Almond grading machine also entails a vision system to spot any contaminates

World leading technology has been built into an automated technique for simultaneously grading almond quality and detecting potentially serious mycotoxin contamination in kernels

With our local Almond crop already worth over $1 billion and expected to expand to $1.5 billion in coming years the almond grading machine developed by UniSA researchers is a world-first computer vision system that will give us the highest grade produce

In 2019-2020 local growers harvested an almond crop worth just over $1 billion, and the value of the sector is expected to expand to $1.5 billion in coming years, with local almond growing conditions among the best in the world.  

Given the local industry is now exporting to more than 50 nations, accurate and consistent grading of almonds is paramount, ensuring international markets can trust the Australian product.

Traditionally, almonds have been graded manually, with samples taken hourly from production lines to check for consistency of appearance, chips and scratches, double kernels, insect and mould damage, and other defects. 

This process, however, is labour intensive, slow, and subjective, all of which can lead to inaccurate and inconsistent grading, particularly from season to season due to staff turnover.

In conjunction with industry partner SureNut, researchers at the University of South Australia have developed a machine that dramatically improves the accuracy of almond grading, in addition to detecting potentially fatal contaminants common in almond kernels.

Funded through the Cooperative Research Centres Projects program, a research team led by Associate Professor Sang-Heon Lee combined two high definition cameras, a hyperspectral camera and purpose developed AI algorithms to create a system that can examine almond quality in far greater detail than the human eye. 

By adding two high definition cameras and a transparent viewing surface to the SureNut machine it extended viewing to both sides of the nut simultaneously and created the first super machine to grade and detect any faults in almond nuts

The system can accurately assess physical defects such as chips and scratches and detect harmful contaminants, including the presence of aflatoxin B1, a potent carcinogen that may be implicated in more than 20 per cent of global liver cancer cases.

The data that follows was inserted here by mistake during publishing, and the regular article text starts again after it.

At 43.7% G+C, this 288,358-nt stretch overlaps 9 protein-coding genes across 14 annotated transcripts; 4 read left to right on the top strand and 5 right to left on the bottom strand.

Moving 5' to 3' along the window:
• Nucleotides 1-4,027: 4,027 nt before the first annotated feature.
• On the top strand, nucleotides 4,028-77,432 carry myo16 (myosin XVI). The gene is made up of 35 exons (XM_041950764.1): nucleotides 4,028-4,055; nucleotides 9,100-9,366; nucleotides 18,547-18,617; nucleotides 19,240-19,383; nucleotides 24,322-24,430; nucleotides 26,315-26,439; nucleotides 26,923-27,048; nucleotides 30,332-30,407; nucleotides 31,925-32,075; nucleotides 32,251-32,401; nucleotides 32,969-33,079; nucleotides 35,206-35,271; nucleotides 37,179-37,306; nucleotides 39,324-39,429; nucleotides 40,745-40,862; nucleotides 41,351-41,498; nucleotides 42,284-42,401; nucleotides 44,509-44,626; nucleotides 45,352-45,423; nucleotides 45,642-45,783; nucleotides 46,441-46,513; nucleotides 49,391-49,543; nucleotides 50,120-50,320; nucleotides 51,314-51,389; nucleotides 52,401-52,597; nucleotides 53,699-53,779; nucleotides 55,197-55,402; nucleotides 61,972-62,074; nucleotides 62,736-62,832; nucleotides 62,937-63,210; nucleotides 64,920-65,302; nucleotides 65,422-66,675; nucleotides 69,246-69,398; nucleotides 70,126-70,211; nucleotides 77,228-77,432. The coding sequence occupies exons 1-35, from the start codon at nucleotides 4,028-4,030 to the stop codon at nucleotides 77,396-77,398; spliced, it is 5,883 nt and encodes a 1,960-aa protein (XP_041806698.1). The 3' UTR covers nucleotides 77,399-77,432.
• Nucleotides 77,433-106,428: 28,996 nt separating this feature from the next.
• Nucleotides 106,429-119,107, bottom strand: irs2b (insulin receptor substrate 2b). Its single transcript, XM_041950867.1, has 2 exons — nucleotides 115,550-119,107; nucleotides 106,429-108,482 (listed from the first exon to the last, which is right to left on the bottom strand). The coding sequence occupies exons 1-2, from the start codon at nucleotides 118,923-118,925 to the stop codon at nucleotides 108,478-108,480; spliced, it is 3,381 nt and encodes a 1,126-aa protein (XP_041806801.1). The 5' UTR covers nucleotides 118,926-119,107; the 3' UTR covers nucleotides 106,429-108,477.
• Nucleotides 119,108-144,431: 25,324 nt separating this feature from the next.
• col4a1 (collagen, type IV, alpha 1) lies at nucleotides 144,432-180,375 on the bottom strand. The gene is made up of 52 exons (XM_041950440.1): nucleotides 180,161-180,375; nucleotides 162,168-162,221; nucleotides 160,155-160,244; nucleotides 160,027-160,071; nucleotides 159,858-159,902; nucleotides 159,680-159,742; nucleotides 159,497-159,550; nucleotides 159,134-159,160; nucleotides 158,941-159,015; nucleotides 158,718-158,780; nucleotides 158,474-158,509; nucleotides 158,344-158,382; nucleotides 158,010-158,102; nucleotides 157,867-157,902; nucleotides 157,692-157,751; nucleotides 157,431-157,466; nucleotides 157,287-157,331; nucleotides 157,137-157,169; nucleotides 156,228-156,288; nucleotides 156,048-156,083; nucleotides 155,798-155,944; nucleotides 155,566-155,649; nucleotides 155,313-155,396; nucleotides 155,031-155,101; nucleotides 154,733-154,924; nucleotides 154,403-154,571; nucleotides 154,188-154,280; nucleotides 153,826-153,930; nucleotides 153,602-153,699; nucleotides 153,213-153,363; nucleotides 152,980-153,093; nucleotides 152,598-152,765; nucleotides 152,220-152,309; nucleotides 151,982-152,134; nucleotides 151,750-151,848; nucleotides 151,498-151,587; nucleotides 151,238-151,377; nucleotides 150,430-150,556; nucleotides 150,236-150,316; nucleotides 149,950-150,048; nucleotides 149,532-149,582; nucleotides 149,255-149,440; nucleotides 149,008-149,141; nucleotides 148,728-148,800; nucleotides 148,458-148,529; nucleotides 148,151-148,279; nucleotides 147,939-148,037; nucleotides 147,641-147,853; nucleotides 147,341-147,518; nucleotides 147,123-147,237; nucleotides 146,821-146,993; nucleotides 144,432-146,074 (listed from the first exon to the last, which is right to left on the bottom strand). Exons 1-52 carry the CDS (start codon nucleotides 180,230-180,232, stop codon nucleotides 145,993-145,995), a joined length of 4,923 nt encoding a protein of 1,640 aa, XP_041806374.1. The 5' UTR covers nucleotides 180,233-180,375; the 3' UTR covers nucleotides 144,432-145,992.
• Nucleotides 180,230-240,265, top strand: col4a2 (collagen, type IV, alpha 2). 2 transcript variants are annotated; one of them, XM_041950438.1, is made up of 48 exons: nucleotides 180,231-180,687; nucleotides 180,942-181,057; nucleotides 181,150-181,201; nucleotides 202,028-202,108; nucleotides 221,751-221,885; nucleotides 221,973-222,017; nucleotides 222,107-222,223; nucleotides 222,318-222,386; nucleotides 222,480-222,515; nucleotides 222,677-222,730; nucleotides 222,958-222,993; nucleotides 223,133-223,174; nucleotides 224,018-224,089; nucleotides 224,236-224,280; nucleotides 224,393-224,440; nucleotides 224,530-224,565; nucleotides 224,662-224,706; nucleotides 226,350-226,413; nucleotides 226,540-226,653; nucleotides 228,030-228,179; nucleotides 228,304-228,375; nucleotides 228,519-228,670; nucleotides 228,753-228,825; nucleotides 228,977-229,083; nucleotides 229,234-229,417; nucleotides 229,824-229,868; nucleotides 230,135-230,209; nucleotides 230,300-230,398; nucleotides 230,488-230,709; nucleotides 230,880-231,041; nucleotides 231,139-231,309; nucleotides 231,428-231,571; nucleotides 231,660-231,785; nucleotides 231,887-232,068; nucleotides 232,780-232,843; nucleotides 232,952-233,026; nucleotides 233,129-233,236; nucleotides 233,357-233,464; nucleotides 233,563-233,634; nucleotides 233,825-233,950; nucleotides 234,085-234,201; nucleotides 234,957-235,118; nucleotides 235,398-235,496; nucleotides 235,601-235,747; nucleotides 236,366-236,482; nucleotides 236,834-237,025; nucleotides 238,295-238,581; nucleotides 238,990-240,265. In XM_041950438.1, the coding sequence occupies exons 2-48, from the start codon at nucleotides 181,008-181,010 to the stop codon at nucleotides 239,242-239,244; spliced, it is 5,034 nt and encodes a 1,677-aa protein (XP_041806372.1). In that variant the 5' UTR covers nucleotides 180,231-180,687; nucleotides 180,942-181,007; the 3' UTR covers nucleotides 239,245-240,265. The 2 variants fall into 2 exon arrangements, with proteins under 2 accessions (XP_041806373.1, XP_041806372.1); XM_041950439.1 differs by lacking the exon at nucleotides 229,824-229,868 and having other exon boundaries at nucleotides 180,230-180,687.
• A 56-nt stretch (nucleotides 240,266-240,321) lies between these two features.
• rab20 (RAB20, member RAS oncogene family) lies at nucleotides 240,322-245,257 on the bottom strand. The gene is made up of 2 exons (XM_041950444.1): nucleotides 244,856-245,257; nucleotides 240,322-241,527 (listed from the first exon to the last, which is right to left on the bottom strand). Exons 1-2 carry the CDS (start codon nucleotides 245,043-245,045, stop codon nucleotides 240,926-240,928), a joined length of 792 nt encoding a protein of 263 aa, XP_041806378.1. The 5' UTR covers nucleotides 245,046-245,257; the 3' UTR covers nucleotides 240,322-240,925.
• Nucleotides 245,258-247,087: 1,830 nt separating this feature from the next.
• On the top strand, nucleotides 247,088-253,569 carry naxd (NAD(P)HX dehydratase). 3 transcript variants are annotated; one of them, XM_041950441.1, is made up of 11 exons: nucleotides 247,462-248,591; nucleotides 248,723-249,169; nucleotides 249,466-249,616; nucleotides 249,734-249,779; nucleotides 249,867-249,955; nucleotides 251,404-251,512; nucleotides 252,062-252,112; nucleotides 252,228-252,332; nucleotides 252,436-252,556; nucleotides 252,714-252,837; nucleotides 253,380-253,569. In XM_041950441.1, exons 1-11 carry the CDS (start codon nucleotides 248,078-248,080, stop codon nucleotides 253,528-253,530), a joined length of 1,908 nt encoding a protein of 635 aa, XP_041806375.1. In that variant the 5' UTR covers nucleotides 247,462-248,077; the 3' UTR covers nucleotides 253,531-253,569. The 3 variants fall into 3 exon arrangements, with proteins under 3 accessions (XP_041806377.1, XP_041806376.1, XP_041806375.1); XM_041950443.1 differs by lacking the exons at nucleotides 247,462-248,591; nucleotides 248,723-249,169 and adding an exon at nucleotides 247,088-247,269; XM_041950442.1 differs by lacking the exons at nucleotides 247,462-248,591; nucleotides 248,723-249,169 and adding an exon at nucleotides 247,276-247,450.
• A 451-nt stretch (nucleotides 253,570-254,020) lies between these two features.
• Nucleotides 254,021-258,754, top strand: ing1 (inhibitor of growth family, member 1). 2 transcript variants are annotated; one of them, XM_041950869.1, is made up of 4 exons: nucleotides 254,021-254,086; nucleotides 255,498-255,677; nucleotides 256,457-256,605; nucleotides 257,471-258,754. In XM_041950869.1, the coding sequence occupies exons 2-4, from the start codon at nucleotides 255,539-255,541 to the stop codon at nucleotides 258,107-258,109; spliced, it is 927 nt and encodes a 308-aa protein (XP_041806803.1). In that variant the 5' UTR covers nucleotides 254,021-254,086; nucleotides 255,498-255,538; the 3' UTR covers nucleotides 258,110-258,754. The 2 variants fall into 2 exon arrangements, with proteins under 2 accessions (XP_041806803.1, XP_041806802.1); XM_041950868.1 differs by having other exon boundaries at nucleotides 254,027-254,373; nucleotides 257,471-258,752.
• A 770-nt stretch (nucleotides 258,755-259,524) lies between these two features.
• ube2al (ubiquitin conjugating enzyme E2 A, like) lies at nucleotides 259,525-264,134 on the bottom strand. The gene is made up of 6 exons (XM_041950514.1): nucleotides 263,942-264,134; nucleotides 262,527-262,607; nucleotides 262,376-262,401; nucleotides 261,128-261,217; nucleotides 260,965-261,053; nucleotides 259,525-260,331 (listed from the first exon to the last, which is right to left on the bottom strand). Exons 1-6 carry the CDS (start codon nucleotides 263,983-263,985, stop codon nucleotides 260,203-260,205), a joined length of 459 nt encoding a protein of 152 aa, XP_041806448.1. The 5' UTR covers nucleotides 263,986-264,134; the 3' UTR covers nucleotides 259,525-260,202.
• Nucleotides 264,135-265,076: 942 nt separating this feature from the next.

“Our goal with this innovation was not to simply replicate what a human being could do, but to go far beyond that,” Assoc Prof Lee says.

“So, in respect to physical appearance, this machine can detect defects more quickly and more accurately than manual grading, and by using two high definition cameras and a transparent viewing surface, it can also view both sides of the nut simultaneously.”

While this visual functionality alone puts the SureNut system at the forefront of innovation in this field, the addition of the hyperspectral camera for contamination detection is a ground-breaking world first.

UniSA engineering researchers, Dr Wilmer Ariza and Dr Gayatri Mishra, developed the hyperspectral system used on the SureNut machine, and Dr Ariza says almonds presented a unique challenge for the technology.

“We are the first team to successfully use hyperspectral imaging this way with almonds, even though other researchers have tried,” Dr Ariza says.

“Certain characteristics of the nut kernels – which we are keeping a secret – made the process extremely difficult, but we overcame that, and now we can deliver highly accurate analysis using hyperspectral imaging.

“Through the process, we also discovered some new information about hyperspectral imaging in general, which we will share with the wider research community in time.”

Due to this hyperspectral innovation, the SureNut system can monitor four key indicators in almonds – moisture content; free fatty acid content (FFA) and peroxide value (PV), which are associated with rancidity; and aflatoxin B1 content.

“Moisture, FFA, PV and aflatoxin B1 content were all correctly predicted by the developed model with accuracy of 95%, 93%, 91% and 94%, respectively,” Assoc Prof Lee says.

“Previously, the only way to detect these contaminants was through laboratory methods that require the sample to be ground up and chemically treated, making validation difficult, so our technique is a major safety improvement for the industry given rancidity and aflatoxin have significant effect on consumer health.” 

While the hyperspectral analysis has only been tested on a lab prototype device at this stage, a SureNut machine running the UniSA-developed grading system has recently been field tested at Riverland Almonds, one of South Australia’s leading almond producers.

Quality Assurance Supervisor at Riverland Almonds, Deanne Crawford, says the trials conducted during this season’s harvest show the huge potential for the SureNut system.

“Riverland Almonds have continued to work closely with SureNut and have been trialing a unit during the 2021 production season,” Crawford says.

“Whilst the unit is a prototype, and still under development, we are encouraged by the progress made and optimistic that the results achieved over the course of this season will demonstrate that the technology has a commercial application within the industry.

“We are particularly encouraged by the value-add features that SureNut are developing with a view to integrating into the unit.”